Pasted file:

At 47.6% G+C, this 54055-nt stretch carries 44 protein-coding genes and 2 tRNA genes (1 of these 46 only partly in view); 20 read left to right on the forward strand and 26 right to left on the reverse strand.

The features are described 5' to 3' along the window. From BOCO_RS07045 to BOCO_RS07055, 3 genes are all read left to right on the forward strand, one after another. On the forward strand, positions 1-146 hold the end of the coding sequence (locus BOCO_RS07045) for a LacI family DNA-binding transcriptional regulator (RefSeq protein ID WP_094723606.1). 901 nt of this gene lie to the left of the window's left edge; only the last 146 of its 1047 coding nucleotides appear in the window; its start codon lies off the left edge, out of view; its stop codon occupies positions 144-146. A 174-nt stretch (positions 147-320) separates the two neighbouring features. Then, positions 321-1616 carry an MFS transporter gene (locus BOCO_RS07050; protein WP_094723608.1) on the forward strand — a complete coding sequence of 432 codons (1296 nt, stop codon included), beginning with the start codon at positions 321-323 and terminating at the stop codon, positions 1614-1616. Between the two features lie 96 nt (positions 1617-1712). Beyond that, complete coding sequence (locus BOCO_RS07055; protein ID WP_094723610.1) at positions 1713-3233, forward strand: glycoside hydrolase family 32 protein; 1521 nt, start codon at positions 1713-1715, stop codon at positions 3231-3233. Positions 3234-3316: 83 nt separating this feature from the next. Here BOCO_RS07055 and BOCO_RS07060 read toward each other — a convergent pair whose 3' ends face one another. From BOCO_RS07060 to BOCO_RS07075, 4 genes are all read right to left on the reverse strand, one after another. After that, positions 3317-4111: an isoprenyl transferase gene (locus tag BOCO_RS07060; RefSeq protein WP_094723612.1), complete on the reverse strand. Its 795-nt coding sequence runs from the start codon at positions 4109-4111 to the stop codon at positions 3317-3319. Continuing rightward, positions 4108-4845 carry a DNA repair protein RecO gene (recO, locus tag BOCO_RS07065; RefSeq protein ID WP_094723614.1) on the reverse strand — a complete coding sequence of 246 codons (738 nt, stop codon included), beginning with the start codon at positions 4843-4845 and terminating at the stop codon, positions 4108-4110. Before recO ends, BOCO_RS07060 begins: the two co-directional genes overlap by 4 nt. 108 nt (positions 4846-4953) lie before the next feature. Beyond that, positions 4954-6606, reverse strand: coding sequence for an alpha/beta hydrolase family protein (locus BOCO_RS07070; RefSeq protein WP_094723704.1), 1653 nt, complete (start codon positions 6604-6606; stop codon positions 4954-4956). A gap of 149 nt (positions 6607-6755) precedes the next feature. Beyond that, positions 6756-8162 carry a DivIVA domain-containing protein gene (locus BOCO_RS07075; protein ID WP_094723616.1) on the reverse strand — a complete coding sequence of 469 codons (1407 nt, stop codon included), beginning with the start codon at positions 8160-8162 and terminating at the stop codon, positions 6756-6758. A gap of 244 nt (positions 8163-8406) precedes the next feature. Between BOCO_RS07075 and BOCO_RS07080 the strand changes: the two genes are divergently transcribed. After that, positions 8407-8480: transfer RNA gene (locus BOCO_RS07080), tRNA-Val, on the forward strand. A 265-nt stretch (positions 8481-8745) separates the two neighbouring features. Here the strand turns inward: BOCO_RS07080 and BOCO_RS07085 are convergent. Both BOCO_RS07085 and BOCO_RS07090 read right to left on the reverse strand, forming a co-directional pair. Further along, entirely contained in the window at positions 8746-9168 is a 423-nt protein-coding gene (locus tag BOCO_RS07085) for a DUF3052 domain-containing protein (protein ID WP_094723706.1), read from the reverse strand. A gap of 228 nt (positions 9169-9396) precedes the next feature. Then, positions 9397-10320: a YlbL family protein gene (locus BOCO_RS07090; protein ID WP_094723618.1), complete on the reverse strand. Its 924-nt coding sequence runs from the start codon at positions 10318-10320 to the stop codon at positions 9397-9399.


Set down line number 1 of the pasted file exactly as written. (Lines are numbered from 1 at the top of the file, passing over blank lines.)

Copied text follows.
At 47.6% G+C, this 54055-nt stretch carries 44 protein-coding genes and 2 tRNA genes (1 of these 46 only partly in view); 20 read left to right on the forward strand and 26 right to left on the reverse strand.